Performance management is more popular than ever; it’s practically an epidemic. Just a few years ago there were only three or four conferences dedicated to the topic. So far this year I’ve already been to 10 and the conference season doesn’t even get into full swing until later this month.
Why the extraordinary rise in popularity?
As an unabashed proponent of performance management, I’d like to chalk it up to the fact that stories of organizations dramatically improving their performance have inspired others to follow suit. However, Gary Cokins has another theory (no longer available). He attributes the spread of performance management to the rise of social networking. With technologies like blogs and wikis, word of mouth travels more quickly than it did in the past.
It is an interesting idea but it doesn’t explain why performance management has grown more popular while other related topics – like profitability analysis or risk management – still languish in relative obscurity. Another possibility is based on the categorizations that Malcolm Gladwell popularized in the boo The Tipping Point. Performance management has moved beyond a few charismatic “salesmen” and is now firmly rooted in the “connectors,” causing a small world phenomena. Using this characterization and tying it back to Cokins’ idea, bloggers may serve as “mavens” who make sure the vendors and consultants’ claims aren’t too exaggerated. In either case, the source of the epidemic is adoption by well-connected influencers.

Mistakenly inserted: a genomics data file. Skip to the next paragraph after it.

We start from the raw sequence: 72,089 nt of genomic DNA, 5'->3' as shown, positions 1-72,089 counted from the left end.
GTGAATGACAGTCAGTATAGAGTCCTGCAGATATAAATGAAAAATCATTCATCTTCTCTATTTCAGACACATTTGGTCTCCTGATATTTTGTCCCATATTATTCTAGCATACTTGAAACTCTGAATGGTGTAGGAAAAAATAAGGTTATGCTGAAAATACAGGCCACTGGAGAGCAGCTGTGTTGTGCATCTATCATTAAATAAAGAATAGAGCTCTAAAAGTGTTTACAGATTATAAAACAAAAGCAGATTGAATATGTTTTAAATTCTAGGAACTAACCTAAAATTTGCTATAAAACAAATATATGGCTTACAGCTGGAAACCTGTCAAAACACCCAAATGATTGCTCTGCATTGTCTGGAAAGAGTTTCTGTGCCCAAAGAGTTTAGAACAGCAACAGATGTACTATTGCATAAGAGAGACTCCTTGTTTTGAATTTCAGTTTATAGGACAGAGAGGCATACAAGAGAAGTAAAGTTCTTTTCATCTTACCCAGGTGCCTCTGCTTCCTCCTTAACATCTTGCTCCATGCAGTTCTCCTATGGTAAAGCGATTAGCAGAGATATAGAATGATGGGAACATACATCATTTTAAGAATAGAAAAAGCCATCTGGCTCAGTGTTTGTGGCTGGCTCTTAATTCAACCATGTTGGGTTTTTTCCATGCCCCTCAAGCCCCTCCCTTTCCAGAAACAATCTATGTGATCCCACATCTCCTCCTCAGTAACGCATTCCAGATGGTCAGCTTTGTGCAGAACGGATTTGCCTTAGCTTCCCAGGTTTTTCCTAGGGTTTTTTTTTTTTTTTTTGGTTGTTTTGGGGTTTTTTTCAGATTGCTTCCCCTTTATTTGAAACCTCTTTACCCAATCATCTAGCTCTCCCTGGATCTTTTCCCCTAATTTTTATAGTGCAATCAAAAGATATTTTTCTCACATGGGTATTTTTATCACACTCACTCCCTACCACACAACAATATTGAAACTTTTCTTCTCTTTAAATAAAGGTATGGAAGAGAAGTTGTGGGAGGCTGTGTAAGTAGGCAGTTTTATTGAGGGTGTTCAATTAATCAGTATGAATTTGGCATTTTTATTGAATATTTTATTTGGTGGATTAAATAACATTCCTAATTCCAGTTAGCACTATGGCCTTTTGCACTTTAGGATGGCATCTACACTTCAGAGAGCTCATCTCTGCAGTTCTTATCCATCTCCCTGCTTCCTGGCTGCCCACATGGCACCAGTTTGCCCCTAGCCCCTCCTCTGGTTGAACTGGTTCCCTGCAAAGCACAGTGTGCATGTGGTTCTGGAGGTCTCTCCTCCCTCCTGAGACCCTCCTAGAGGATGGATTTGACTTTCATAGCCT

The skeptic in me can’t help wondering if the discipline of performance management has actually become more popular or if the phrase is just being used more often. Maybe we’re all being subjected to greenwashing.
Performance management may not really be an epidemic just yet but it definitely feels like its reaching a tipping point.